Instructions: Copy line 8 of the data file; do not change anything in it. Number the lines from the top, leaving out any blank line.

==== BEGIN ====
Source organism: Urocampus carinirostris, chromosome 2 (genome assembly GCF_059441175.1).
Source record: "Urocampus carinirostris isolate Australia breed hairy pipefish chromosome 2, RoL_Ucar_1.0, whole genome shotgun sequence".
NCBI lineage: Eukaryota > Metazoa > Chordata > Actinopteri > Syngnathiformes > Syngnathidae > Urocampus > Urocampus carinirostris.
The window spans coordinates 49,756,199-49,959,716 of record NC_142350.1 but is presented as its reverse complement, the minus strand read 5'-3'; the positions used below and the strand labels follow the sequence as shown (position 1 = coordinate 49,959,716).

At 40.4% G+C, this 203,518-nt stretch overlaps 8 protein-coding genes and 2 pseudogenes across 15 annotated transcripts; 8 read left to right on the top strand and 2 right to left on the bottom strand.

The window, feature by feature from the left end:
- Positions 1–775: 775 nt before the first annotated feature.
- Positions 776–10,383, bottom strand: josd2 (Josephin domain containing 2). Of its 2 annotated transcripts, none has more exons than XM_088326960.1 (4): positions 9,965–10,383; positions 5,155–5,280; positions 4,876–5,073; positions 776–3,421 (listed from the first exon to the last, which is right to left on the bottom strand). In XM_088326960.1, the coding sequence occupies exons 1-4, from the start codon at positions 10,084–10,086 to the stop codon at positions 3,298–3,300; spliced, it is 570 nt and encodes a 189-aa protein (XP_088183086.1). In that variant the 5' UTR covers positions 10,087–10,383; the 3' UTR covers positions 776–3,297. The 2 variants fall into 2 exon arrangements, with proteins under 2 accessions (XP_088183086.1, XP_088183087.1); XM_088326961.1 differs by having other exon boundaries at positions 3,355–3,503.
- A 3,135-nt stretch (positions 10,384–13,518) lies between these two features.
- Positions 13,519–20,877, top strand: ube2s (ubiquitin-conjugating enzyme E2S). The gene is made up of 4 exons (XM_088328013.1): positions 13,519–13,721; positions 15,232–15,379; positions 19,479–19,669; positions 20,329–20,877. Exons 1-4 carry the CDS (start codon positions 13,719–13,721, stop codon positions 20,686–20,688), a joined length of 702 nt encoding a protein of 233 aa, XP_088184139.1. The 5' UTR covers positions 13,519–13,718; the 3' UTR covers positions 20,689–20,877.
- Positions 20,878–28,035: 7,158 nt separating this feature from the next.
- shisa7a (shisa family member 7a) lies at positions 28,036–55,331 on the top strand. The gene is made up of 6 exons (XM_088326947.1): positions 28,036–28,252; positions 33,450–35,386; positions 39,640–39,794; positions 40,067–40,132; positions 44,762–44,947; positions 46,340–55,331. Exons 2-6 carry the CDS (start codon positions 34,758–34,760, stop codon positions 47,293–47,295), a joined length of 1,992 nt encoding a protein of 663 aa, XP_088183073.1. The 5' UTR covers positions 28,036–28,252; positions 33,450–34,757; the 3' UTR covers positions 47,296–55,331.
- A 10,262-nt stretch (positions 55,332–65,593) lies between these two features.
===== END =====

- Positions 776–10,383, bottom strand: josd2 (Josephin domain containing 2). Of its 2 annotated transcripts, none has more exons than XM_088326960.1 (4): positions 9,965–10,383; positions 5,155–5,280; positions 4,876–5,073; positions 776–3,421 (listed from the first exon to the last, which is right to left on the bottom strand). In XM_088326960.1, the coding sequence occupies exons 1-4, from the start codon at positions 10,084–10,086 to the stop codon at positions 3,298–3,300; spliced, it is 570 nt and encodes a 189-aa protein (XP_088183086.1). In that variant the 5' UTR covers positions 10,087–10,383; the 3' UTR covers positions 776–3,297. The 2 variants fall into 2 exon arrangements, with proteins under 2 accessions (XP_088183086.1, XP_088183087.1); XM_088326961.1 differs by having other exon boundaries at positions 3,355–3,503.